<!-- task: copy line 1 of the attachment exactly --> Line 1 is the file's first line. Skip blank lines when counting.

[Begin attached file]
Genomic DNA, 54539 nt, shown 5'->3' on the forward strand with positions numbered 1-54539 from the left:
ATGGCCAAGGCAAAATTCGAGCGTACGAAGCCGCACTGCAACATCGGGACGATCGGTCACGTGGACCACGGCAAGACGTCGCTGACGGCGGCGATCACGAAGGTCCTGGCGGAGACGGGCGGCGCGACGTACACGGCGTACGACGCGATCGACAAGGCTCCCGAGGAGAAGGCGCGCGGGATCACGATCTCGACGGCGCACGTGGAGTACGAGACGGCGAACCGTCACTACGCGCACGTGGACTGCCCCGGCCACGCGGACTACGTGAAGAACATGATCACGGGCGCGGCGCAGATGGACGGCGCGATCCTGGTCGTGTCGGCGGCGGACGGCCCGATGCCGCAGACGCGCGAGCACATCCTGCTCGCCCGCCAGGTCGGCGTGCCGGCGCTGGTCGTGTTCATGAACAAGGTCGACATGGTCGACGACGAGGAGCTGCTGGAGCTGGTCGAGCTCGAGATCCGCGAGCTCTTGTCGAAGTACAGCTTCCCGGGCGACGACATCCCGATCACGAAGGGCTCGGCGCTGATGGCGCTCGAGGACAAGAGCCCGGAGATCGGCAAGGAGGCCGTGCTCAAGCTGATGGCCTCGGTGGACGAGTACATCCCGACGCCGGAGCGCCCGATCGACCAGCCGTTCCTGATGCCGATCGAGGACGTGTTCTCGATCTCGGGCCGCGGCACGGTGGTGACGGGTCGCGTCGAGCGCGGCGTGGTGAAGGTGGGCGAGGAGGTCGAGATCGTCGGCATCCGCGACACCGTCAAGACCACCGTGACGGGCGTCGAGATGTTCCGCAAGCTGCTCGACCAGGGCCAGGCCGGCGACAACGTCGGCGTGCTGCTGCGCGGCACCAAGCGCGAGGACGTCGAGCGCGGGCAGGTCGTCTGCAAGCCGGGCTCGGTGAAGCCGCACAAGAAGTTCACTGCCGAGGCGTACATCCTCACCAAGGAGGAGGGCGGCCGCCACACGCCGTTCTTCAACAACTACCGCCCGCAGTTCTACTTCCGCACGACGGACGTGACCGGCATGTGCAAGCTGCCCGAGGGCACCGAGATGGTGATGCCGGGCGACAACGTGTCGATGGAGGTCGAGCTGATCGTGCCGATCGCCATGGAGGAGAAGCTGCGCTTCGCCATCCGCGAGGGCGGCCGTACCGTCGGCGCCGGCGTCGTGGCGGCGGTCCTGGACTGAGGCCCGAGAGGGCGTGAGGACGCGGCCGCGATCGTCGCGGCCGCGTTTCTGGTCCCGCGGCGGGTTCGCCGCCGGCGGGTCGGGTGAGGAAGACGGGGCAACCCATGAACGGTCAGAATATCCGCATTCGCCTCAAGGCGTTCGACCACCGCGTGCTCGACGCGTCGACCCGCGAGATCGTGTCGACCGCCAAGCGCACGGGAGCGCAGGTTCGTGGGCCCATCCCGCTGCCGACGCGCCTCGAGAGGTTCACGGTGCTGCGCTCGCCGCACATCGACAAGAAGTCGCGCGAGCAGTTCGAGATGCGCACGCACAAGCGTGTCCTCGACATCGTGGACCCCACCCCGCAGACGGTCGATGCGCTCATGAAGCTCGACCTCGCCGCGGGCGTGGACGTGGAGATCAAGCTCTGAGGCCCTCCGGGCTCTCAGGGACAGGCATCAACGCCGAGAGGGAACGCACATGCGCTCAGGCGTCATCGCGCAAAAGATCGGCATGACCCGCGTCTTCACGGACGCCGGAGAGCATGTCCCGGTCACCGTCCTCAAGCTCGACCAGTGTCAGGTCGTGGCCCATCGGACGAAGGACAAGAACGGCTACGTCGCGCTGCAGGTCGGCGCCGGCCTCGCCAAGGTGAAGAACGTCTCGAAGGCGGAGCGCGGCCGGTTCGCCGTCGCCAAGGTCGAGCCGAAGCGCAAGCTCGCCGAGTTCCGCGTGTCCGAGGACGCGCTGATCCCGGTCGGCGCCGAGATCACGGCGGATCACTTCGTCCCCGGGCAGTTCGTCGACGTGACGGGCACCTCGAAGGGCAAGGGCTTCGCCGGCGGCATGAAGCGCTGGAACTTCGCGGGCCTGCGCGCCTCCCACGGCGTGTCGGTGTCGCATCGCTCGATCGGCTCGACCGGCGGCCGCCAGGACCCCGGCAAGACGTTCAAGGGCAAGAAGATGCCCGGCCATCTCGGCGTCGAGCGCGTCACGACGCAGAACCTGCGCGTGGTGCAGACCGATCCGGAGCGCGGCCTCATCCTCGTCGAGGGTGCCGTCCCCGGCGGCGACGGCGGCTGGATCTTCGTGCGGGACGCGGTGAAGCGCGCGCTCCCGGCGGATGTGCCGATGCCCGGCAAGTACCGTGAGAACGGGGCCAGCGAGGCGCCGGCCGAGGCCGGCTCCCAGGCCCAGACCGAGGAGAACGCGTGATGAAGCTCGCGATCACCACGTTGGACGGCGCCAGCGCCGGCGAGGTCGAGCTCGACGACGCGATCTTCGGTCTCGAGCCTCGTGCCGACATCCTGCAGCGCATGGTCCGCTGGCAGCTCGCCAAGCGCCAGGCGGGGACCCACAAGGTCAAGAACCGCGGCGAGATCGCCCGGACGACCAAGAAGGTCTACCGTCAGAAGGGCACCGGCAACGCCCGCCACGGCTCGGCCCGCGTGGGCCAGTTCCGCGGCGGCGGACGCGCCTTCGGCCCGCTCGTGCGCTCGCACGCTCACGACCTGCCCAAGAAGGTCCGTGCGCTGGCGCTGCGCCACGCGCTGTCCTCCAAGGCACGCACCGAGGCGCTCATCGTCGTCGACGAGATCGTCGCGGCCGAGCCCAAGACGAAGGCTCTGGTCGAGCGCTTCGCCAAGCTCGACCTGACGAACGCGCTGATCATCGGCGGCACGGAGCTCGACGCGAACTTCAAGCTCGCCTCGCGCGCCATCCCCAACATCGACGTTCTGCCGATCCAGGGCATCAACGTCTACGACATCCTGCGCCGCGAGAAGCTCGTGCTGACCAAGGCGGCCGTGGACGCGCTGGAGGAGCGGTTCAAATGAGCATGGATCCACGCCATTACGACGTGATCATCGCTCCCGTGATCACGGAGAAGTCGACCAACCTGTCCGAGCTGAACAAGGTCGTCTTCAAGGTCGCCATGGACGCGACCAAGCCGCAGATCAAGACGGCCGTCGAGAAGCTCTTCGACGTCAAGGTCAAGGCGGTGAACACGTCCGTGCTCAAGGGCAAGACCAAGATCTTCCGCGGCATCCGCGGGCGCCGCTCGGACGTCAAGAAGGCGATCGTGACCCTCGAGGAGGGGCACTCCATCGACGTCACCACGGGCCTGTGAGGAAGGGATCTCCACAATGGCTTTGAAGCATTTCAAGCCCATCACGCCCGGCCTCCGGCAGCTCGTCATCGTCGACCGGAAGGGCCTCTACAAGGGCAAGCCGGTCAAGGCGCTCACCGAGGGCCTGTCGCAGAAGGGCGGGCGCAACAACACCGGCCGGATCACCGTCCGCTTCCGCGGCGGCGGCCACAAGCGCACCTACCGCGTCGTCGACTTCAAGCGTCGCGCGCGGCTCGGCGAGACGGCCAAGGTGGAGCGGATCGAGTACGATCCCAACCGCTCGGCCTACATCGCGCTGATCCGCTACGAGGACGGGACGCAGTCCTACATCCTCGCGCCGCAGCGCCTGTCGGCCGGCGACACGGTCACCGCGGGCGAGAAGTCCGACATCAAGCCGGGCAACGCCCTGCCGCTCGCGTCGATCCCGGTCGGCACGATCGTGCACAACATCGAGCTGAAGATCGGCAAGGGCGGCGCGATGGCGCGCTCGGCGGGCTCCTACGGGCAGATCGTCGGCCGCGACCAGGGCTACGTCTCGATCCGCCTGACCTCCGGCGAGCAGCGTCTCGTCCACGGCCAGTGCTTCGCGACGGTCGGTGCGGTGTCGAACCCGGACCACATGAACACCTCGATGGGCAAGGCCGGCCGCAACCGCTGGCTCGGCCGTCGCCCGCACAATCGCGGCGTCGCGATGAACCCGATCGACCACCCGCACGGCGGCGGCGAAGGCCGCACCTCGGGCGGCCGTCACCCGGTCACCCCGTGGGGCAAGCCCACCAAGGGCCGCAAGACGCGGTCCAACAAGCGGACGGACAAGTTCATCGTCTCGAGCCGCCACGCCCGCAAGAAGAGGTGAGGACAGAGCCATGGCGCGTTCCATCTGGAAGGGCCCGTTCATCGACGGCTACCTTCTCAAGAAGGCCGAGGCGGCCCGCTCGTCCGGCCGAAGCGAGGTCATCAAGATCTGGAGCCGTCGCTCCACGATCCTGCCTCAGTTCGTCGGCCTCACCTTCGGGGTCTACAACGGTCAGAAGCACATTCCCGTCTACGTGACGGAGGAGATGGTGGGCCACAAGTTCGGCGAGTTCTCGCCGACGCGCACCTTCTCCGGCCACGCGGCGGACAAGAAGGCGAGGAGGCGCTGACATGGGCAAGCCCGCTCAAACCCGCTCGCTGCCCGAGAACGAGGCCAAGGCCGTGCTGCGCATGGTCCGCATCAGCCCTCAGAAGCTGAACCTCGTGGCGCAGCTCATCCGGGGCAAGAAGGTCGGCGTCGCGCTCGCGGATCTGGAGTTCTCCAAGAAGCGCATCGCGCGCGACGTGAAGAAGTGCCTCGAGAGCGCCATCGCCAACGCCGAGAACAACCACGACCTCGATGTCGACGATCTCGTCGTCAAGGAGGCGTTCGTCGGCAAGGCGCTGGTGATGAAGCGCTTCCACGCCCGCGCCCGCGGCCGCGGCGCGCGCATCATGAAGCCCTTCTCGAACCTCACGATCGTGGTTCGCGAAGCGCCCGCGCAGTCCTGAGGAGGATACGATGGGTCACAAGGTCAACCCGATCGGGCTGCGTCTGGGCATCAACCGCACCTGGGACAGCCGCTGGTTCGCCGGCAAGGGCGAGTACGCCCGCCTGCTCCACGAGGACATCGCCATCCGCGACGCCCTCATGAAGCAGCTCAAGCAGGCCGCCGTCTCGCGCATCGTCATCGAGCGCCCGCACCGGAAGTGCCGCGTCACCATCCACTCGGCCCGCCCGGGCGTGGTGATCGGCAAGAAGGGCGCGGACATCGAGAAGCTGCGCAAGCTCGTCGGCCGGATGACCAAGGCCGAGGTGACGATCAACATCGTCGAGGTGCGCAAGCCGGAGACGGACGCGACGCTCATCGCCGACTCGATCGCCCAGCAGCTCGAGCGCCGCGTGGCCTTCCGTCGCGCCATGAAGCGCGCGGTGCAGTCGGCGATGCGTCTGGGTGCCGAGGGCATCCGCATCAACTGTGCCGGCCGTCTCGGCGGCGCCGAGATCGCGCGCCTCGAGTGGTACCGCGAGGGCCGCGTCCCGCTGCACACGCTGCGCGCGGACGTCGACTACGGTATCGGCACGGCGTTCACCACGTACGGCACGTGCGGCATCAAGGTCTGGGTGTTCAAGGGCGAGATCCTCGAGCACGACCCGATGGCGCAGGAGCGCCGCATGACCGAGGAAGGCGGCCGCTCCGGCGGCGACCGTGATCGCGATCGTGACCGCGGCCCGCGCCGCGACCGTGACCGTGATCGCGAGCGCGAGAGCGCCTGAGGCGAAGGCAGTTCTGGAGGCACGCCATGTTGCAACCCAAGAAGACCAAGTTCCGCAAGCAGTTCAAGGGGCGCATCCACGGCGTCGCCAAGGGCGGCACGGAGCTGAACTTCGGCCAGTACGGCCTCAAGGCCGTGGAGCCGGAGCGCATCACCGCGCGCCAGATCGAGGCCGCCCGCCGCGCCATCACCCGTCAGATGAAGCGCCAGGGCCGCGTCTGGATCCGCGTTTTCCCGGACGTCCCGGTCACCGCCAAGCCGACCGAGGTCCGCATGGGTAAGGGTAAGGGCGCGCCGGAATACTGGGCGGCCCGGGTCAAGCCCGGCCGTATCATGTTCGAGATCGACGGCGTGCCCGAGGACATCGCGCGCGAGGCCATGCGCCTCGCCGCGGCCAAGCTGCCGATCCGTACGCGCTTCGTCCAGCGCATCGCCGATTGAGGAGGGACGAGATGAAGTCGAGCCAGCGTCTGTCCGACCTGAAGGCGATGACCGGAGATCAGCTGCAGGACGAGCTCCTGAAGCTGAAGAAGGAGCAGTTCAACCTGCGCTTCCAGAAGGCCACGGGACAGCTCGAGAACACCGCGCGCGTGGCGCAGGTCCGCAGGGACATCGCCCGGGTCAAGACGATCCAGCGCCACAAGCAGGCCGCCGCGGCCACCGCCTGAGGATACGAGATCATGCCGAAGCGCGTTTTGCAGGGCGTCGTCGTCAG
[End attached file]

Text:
Genomic DNA, 54539 nt, shown 5'->3' on the forward strand with positions numbered 1-54539 from the left: